A sermon preached on August 11, 2013 at Presbyterian Church of Western Springs, IL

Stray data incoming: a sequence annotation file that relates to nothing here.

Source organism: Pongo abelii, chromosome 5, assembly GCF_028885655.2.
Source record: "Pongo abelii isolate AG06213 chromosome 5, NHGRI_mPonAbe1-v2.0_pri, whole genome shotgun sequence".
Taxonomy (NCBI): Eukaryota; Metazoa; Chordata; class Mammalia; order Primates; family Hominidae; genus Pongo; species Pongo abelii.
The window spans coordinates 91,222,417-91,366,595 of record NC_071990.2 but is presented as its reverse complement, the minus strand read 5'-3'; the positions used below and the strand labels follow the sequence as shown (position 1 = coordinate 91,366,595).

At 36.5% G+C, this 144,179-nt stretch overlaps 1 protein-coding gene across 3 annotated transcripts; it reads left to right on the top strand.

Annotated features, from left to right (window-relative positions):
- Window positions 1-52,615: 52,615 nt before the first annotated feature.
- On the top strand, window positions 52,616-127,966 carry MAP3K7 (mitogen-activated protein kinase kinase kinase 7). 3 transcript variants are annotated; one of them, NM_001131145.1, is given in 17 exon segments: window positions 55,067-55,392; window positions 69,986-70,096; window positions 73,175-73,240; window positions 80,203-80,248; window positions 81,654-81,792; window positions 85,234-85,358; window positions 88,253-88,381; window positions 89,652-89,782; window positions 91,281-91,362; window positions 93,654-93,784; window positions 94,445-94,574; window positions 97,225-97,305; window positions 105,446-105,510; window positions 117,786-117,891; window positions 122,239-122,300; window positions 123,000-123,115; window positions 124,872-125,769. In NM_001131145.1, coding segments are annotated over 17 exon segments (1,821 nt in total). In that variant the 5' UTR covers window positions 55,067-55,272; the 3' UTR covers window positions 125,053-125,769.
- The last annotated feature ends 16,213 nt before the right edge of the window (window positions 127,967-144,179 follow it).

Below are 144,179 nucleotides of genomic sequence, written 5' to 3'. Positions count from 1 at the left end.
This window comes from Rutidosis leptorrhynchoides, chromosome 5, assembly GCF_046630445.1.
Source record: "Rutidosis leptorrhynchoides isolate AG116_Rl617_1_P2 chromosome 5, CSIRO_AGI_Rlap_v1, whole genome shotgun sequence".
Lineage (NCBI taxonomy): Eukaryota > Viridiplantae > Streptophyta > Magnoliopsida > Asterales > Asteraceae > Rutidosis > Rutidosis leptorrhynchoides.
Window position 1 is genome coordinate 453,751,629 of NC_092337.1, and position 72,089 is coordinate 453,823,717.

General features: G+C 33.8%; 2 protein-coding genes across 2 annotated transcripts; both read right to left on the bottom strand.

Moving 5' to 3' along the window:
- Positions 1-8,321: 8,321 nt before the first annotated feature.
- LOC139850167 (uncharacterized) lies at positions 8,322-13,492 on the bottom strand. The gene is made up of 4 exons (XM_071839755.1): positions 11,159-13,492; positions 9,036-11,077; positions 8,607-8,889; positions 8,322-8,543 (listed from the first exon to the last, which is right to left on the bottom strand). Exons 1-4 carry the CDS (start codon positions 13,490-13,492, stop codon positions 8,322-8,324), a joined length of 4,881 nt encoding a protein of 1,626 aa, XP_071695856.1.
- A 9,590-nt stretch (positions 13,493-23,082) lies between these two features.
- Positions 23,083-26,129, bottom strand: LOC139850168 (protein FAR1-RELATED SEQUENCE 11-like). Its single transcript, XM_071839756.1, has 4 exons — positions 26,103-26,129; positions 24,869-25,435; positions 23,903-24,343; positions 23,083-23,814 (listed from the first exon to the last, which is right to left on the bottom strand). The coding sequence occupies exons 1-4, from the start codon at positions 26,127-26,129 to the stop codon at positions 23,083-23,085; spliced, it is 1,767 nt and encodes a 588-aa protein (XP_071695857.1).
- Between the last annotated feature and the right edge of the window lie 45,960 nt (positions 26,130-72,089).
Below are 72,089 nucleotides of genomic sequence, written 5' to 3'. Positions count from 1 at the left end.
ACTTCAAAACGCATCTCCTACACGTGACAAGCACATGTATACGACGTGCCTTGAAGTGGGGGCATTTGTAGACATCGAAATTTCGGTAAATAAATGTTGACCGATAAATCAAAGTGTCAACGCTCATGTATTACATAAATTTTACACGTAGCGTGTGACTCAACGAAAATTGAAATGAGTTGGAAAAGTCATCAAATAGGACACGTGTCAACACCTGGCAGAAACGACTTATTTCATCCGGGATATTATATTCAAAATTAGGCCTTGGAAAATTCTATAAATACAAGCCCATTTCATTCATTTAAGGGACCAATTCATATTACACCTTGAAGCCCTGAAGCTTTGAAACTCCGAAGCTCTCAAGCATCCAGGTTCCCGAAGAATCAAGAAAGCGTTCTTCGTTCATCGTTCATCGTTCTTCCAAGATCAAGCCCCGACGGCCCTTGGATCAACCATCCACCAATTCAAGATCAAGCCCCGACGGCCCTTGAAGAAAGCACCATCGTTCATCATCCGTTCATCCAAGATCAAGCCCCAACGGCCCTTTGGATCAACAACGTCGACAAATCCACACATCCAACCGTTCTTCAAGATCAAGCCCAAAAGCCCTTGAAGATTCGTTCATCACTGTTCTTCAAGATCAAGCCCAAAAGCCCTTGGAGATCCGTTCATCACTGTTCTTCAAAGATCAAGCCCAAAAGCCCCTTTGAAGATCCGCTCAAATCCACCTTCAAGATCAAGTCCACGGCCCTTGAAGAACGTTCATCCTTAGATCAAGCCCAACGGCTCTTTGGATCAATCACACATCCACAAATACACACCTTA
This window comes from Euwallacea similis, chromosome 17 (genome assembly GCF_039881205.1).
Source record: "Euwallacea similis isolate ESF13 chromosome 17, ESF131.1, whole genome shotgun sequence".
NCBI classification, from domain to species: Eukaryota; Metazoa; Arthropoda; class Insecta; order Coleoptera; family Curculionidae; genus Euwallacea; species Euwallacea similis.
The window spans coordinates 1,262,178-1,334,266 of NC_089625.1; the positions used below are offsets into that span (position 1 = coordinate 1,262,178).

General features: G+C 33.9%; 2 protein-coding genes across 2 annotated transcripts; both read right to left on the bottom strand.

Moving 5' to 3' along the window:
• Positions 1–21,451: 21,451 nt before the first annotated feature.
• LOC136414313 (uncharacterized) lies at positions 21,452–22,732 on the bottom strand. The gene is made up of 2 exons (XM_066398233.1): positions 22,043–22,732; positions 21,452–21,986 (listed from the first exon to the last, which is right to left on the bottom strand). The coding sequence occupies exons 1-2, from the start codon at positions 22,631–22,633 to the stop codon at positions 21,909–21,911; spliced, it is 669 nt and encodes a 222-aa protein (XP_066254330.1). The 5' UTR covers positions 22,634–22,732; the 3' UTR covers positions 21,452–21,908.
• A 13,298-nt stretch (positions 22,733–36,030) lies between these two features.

O Lord, you have searched me and known me. You know when I sit down and when I rise up; you discern my thoughts from far away. You search out my path and my lying down, and are acquainted with all my ways. Even before a word is on my tongue, O Lord, you know it completely. You hem me in, behind and before, and lay your hand upon me. Such knowledge is too wonderful for me; it is so high that I cannot attain it. Where can I go from your spirit? Or where can I flee from your presence? If I ascend to heaven, you are there; if I make my bed in Sheol, you are there. If I take the wings of the morning and settle at the farthest limits of the sea, even there your hand shall lead me, and your right hand shall hold me fast. If I say, “Surely the darkness shall cover me, and the light around me become night,”even the darkness is not dark to you; the night is as bright as the day, for darkness is as light to you. For it was you who formed my inward parts; you knit me together in my mother’s womb. I praise you, for I am fearfully and wonderfully made. Wonderful are your works;that I know very well. My frame was not hidden from you, when I was being made in secret, intricately woven in the depths of the earth. Your eyes beheld my unformed substance. In your book were written all the days that were formed for me, when none of them as yet existed. How weighty to me are your thoughts, O God! How vast is the sum of them! I try to count them—they are more than the sand; I come to the end—I am still with you. O that you would kill the wicked, O God, and that the bloodthirsty would depart from me—those who speak of you maliciously, and lift themselves up against you for evil! Do I not hate those who hate you, O Lord? And do I not loathe those who rise up against you? I hate them with perfect hatred; I count them my enemies. Search me, O God, and know my heart; test me and know my thoughts. See if there is any wicked way in me, and lead me in the way everlasting.